Hartwig recommended a combination of CNC lathes, mill turn centers and CNC milling machines to meet the production needs for drill string completion parts. In total, more than 50 machines were required for the new plant, and Hartwig along with their manufacturing partners sent a 20-member team to install the machines and train Halliburton’s operators on how to use them.
"In 30 years, I had never been involved in a project quite this large," said Colberson. "From the start Hartwig was on-point for all things machine-tool related, and they made sure the installation happened on schedule. In fact, the first four machines were installed before the building was even finished."
Staying current as technology advances
Manufacturers also depend more on machine tool distributors to keep them current on the latest advancements in machines and machining methods. With increased competition worldwide, especially in the areas of quality and precision, job shops are updating or replacing their machine tools more regularly, choosing more advanced technologies, and they depend on the machine tool distributor to show them the best ways to exploit the new capabilities.
When Steelville Mfg. in Steelville, Mo., needed to add a large-part cell with an automated pallet system, it contacted Hartwig for a system to handle its high-volume, large-component production, yet flexible enough to respond to short-run opportunities or emergencies. Steelville is a contract machining company producing aircraft parts, as well as medical instrument components. "As a job shop, we need versatility in our machine tools," said company vice president John Bell, "This cell gives us the ability to take on short-run or emergency jobs. And, that can go a long way with customer relationships."
Family-owned Hartwig, Inc. is entering its third generation of leadership. Paul Hartwig and his wife Juanita founded the company in 1960. Left to right: Geoff Hartwig, team leader, Gary Hartwig, president and CEO, and Greg Hartwig, team leader. The distributor provides machine tool sales, training and expertise to a variety of customers that includes over 4,000 manufacturers in 15 states.
At Steelville Mfg., Hartwig built a 167-foot long cell consisting of two 4-axis horizontal machining centers for roughing and two 5-axis HMCs for finishing operations, around a 94-pallet Fastems FMS system, a multi-level pallet storage/retrieval system that links the stand-alone machines. The cell has space for two more machining centers, and provides Steelville with the flexibility to add or replace machines as it chooses.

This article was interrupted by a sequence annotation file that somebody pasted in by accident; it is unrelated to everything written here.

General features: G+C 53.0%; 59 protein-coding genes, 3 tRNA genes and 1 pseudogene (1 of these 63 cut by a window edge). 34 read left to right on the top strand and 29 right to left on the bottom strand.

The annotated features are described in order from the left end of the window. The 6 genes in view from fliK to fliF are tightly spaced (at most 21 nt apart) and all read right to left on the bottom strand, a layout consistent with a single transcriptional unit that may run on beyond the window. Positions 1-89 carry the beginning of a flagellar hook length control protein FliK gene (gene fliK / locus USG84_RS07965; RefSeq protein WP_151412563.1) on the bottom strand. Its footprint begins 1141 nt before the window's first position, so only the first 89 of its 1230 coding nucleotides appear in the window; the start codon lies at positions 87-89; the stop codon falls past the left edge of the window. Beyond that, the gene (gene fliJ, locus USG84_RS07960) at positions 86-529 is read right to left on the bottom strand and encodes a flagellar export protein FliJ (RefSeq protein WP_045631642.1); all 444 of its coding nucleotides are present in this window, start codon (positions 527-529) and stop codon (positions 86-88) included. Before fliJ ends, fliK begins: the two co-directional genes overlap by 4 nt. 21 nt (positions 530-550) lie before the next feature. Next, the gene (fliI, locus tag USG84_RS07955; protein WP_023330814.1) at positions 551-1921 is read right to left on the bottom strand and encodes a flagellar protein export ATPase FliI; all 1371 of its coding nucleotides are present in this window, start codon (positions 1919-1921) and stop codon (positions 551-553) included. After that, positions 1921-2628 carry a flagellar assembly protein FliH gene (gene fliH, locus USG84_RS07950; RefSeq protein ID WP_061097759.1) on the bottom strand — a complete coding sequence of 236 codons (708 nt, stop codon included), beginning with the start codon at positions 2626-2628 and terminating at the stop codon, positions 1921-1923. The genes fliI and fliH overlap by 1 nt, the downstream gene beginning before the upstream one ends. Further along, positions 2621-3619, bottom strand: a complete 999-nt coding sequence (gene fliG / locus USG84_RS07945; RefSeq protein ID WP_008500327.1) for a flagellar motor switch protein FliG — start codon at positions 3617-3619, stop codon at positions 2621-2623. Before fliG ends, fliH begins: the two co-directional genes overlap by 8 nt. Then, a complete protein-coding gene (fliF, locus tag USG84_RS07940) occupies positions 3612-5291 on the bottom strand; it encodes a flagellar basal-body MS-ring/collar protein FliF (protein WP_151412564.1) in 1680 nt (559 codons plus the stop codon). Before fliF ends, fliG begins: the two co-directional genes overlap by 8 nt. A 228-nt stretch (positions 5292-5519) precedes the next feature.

Small business customers, like Homeyer Tool & Die, also call Hartwig when its time to make new machine tool decisions. Homeyer, in Marthasville, Mo., delivers precision machining services as well as complete engineering solutions, from product design and development to final tooling packages. "I knew Hartwig from a previous employer," said Herb Homeyer, president. "When I started my company in 1990, they were one of the first calls I made."
The tool-and-die maker has more than 40 CNC machines, waterjets, vertical mills, hones, quality inspection and EDM equipment, including a 7-axis multi-tasking machine. Hartwig sold and installed the machines and provided training for Homeyer's machine operators. "Now, I use Hartwig as a consultant on new machine purchases," Herb Homeyer reveals. "Good purchasing advice and knowledgeable training are valuable assets that help make our business successful."
To develop its consulting capability, Hartwig made significant commitment to staff training and education. The 43 engineers in the company's service department go through apprenticeship training at Okuma, and renew every two years, to ensure they are up to speed on the latest machine technology; and 18 of Hartwig's 28 sales engineers are CMTSE-certified. The company also conducts training at all eight of its locations to address customers' specific programming or operating issues, something Hartwig's more entrepreneurial customers appreciate.
"Projects like Halliburton Malaysia are high-profile and challenging," said Gary Hartwig, "but some of our most satisfying work is done with companies like the 'Steelvilles' and 'Homeyers.' We're a family-owned business with three generations involved, and we understand the value of having a good business partner, and being one."